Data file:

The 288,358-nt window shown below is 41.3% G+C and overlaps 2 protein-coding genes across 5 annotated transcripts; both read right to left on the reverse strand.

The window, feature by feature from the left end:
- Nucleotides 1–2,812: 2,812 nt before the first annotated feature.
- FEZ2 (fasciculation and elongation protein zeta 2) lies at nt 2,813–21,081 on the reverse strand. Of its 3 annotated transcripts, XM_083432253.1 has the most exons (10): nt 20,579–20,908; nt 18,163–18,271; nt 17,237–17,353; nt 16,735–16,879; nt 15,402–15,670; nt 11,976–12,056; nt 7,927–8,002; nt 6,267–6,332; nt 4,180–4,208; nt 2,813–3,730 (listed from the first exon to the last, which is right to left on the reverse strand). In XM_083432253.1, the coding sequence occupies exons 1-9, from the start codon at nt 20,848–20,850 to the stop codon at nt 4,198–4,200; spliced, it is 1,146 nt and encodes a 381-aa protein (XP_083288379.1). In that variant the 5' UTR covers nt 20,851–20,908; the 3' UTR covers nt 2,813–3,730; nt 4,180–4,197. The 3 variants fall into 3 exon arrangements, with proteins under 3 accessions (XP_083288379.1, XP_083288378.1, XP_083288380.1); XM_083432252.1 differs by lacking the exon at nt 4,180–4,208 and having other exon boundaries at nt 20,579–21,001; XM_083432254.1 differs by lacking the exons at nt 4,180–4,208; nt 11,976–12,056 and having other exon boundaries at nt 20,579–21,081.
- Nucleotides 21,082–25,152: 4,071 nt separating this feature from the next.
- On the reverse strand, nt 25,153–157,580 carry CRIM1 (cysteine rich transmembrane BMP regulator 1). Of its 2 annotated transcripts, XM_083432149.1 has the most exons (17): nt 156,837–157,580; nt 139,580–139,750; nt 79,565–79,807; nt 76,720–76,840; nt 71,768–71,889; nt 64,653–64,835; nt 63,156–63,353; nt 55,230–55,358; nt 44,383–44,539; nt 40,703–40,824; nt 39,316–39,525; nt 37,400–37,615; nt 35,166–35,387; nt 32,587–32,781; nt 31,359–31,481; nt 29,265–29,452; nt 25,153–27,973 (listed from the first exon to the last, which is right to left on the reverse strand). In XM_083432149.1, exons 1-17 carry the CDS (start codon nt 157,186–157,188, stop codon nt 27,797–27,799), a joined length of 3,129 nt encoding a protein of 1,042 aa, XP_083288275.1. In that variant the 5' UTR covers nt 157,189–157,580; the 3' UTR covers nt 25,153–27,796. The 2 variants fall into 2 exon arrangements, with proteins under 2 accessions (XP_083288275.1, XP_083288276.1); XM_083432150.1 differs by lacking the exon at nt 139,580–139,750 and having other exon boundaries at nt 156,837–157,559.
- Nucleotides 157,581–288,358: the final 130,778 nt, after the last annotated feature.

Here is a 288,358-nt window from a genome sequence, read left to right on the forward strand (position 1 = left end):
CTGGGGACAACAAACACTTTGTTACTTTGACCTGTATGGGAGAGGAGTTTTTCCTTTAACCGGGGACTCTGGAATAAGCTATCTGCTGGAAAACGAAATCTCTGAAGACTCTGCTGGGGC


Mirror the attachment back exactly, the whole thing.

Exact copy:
The 288,358-nt window shown below is 41.3% G+C and overlaps 2 protein-coding genes across 5 annotated transcripts; both read right to left on the reverse strand.

The window, feature by feature from the left end:
- Nucleotides 1–2,812: 2,812 nt before the first annotated feature.
- FEZ2 (fasciculation and elongation protein zeta 2) lies at nt 2,813–21,081 on the reverse strand. Of its 3 annotated transcripts, XM_083432253.1 has the most exons (10): nt 20,579–20,908; nt 18,163–18,271; nt 17,237–17,353; nt 16,735–16,879; nt 15,402–15,670; nt 11,976–12,056; nt 7,927–8,002; nt 6,267–6,332; nt 4,180–4,208; nt 2,813–3,730 (listed from the first exon to the last, which is right to left on the reverse strand). In XM_083432253.1, the coding sequence occupies exons 1-9, from the start codon at nt 20,848–20,850 to the stop codon at nt 4,198–4,200; spliced, it is 1,146 nt and encodes a 381-aa protein (XP_083288379.1). In that variant the 5' UTR covers nt 20,851–20,908; the 3' UTR covers nt 2,813–3,730; nt 4,180–4,197. The 3 variants fall into 3 exon arrangements, with proteins under 3 accessions (XP_083288379.1, XP_083288378.1, XP_083288380.1); XM_083432252.1 differs by lacking the exon at nt 4,180–4,208 and having other exon boundaries at nt 20,579–21,001; XM_083432254.1 differs by lacking the exons at nt 4,180–4,208; nt 11,976–12,056 and having other exon boundaries at nt 20,579–21,081.
- Nucleotides 21,082–25,152: 4,071 nt separating this feature from the next.
- On the reverse strand, nt 25,153–157,580 carry CRIM1 (cysteine rich transmembrane BMP regulator 1). Of its 2 annotated transcripts, XM_083432149.1 has the most exons (17): nt 156,837–157,580; nt 139,580–139,750; nt 79,565–79,807; nt 76,720–76,840; nt 71,768–71,889; nt 64,653–64,835; nt 63,156–63,353; nt 55,230–55,358; nt 44,383–44,539; nt 40,703–40,824; nt 39,316–39,525; nt 37,400–37,615; nt 35,166–35,387; nt 32,587–32,781; nt 31,359–31,481; nt 29,265–29,452; nt 25,153–27,973 (listed from the first exon to the last, which is right to left on the reverse strand). In XM_083432149.1, exons 1-17 carry the CDS (start codon nt 157,186–157,188, stop codon nt 27,797–27,799), a joined length of 3,129 nt encoding a protein of 1,042 aa, XP_083288275.1. In that variant the 5' UTR covers nt 157,189–157,580; the 3' UTR covers nt 25,153–27,796. The 2 variants fall into 2 exon arrangements, with proteins under 2 accessions (XP_083288275.1, XP_083288276.1); XM_083432150.1 differs by lacking the exon at nt 139,580–139,750 and having other exon boundaries at nt 156,837–157,559.
- Nucleotides 157,581–288,358: the final 130,778 nt, after the last annotated feature.

Here is a 288,358-nt window from a genome sequence, read left to right on the forward strand (position 1 = left end):
CTGGGGACAACAAACACTTTGTTACTTTGACCTGTATGGGAGAGGAGTTTTTCCTTTAACCGGGGACTCTGGAATAAGCTATCTGCTGGAAAACGAAATCTCTGAAGACTCTGCTGGGGC